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Entrepreneurs Must Not Confuse Action With Results

 

cashflow

Too many entrepreneurs confuse actions with momentum and results. We all know someone who repeatedly tells us how “busy” they are, when it’s hard to see what they get done. Momentum is moving things forward (mass x velocity). Founders or employees in constant motion, but with no momentum, will never get off the ground.

It is true that motion in any direction is often better than no motion at all. But motion without momentum may be even less productive. For a more complete discussion of this phenomenon, see the book entitled “Fake Work: Why People Are Working Harder than Ever but Accomplishing Less”, by Brent Petersen and Gaylan Neilson.

So how do you fight this, and get real momentum going in your startup? Here are some key recommendations:

  • Measure results, not work. Build your business plan and day-to-day operations around real results that are quantifiable and measurable. For example, a result is not forty hours of work, but a prototype complete, partner contract signed, or first customer sale.
  • Focus and prioritize. There will always be more things to do than anyone has hours in a day. Focus means act instead of react, act on the important things. Don’t allow yourself to be interrupted by “urgent” issues of the moment, which may not be important.
  • Live the 80/20 rule. Pick the 20% of your important tasks that will deliver 80% of the results. Judiciously apply the 20% of your energy where it will achieve 80% of the momentum you desire. Maintain that balance of work, family, sleep, and unwind.
  • Communicate effectively. People can’t do the job you want unless you communicate effectively. They scurry around trying to look busy, or work on random things that they hope might generate momentum. Tell people what results you expect, tell them how they measure up so far, and tell them how much you appreciate their results.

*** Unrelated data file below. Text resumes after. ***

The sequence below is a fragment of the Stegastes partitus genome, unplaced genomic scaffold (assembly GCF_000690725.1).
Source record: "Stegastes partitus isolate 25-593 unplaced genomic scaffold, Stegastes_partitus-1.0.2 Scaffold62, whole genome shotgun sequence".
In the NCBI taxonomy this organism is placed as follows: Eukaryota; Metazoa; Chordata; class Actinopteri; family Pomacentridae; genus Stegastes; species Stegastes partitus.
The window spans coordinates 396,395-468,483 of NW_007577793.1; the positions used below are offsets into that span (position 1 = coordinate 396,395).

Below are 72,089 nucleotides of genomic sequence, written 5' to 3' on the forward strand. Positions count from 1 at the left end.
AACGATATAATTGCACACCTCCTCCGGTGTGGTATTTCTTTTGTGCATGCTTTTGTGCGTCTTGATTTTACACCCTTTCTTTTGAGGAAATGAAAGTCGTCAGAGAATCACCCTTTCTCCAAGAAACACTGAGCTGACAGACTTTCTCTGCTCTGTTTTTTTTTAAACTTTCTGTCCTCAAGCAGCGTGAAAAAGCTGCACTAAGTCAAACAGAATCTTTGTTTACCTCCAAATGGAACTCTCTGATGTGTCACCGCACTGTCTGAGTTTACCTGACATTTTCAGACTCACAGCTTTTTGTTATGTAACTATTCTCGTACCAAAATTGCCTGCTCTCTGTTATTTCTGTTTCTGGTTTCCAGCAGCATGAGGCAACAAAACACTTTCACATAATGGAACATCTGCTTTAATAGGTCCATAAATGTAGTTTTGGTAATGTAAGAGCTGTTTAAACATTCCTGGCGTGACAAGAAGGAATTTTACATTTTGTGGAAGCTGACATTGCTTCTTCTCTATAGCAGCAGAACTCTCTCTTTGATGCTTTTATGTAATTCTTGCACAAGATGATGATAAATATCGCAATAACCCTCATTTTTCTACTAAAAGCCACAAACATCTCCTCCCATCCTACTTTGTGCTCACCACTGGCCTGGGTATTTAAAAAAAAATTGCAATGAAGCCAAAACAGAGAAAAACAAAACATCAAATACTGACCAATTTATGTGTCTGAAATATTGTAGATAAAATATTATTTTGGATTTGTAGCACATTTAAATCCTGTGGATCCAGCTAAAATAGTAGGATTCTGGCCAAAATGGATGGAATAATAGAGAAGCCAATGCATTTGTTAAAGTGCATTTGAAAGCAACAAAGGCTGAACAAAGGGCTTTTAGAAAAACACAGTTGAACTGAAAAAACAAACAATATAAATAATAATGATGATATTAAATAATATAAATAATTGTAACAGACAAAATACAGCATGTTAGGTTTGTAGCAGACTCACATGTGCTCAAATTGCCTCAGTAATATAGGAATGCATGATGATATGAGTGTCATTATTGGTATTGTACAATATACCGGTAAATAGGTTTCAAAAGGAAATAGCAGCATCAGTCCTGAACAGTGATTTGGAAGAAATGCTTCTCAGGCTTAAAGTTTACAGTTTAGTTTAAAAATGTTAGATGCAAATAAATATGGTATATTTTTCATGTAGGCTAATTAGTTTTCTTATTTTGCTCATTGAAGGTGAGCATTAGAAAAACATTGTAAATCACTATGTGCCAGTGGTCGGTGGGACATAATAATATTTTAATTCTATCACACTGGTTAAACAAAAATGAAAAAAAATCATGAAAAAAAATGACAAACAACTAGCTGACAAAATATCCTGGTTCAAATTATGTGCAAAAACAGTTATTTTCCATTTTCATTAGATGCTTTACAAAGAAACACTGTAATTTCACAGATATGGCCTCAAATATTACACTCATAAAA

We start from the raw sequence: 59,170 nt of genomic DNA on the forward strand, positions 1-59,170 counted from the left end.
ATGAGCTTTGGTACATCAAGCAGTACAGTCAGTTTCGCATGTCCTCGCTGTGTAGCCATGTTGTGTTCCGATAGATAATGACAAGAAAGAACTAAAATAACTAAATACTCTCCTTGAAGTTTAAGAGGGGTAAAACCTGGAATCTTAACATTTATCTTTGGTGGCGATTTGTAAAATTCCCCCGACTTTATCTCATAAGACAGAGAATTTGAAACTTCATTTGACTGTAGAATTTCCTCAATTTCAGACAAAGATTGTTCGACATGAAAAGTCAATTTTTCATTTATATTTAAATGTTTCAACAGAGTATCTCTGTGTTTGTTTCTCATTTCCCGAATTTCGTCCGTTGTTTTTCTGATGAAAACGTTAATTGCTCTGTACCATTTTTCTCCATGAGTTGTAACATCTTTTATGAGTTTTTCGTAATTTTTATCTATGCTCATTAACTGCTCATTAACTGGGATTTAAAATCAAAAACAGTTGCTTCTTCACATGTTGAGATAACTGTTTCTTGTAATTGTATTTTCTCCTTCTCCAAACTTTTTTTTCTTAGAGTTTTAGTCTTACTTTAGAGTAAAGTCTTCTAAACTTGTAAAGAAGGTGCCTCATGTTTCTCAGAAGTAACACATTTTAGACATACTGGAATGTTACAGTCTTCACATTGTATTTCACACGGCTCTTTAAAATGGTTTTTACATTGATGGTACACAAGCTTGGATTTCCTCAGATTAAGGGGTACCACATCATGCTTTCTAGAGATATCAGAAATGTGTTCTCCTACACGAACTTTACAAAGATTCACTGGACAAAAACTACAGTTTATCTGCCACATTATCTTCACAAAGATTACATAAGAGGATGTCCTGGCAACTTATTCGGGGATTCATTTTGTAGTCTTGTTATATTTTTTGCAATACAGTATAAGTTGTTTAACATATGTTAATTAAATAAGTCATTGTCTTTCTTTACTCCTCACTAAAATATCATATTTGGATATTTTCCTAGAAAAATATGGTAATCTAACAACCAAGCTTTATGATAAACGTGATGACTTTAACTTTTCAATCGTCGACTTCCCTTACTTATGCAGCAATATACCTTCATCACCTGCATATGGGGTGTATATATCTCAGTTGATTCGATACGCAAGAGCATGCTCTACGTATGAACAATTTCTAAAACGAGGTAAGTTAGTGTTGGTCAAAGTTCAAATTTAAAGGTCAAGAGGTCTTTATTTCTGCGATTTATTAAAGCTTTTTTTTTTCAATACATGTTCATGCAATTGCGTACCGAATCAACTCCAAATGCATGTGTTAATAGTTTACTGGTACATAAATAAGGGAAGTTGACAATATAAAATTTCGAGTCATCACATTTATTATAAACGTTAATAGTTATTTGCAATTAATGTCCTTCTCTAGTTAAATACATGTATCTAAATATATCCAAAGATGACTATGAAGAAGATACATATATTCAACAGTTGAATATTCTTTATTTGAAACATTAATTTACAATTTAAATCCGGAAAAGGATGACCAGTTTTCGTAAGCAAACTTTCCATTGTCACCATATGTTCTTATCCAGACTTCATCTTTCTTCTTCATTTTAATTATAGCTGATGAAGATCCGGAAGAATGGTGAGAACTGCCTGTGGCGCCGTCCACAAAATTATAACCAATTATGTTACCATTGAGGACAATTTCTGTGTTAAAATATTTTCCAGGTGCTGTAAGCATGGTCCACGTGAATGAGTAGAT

• Recognize the finish line. Don’t burn yourself and everyone out, by continuing a forced march after you pass the finish line, or even a major milestone. Gather your thoughts and savor the small successes along the way.

During the early start-up phase, most of the momentum in a new company derives from the entrepreneur’s own commitment and self-sacrifice. You do almost everything by yourself, and your focus is on building enough cashflow so you can start bringing in people to help you. Watch yourself for wasted motion during this stage.

Cashflow is the element of momentum that allows you to hand over jobs to other people and do more of your core passion jobs, like creating content or designing new products. This creates more value in your business and increasing cashflow – more momentum.

You want the momentum to compound, with each new employee or outsourcer you hire to help, to give you more time to create value and ultimately increase profits. This is where you need to watch out for fake work, which thrives in less dedicated hires, outdated cultures, and old work processes.

Recent research indicates that across all business organizations, as much as 50% the work that people do in that stage is just motion not related to their company’s strategies. Think of the drag this can put on your momentum.

Starting a new business is a little like taking off for the first time as the pilot of a new airplane. You need to push that throttle all the way to the dashboard until your knuckles are white, but never forget the relationship between motion and momentum. Are you pushing the right levers?

Reprinted with permission.

Image credit:  Jayson Ignacio

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About the author: Martin Zwilling

Martin is the CEO & Founder of Startup Professionals, Inc., a consultancy focused on assisting entrepreneurs with mentoring, business strategy and planning, and networking.

Martin for years has provided entrepreneurs with first-hand advice, mentoring and business plan assistance as a startup consultant. He has a unique combination of business and high-tech experience, and executive mentoring and connecting startups with potential investors, board members, and service providers.

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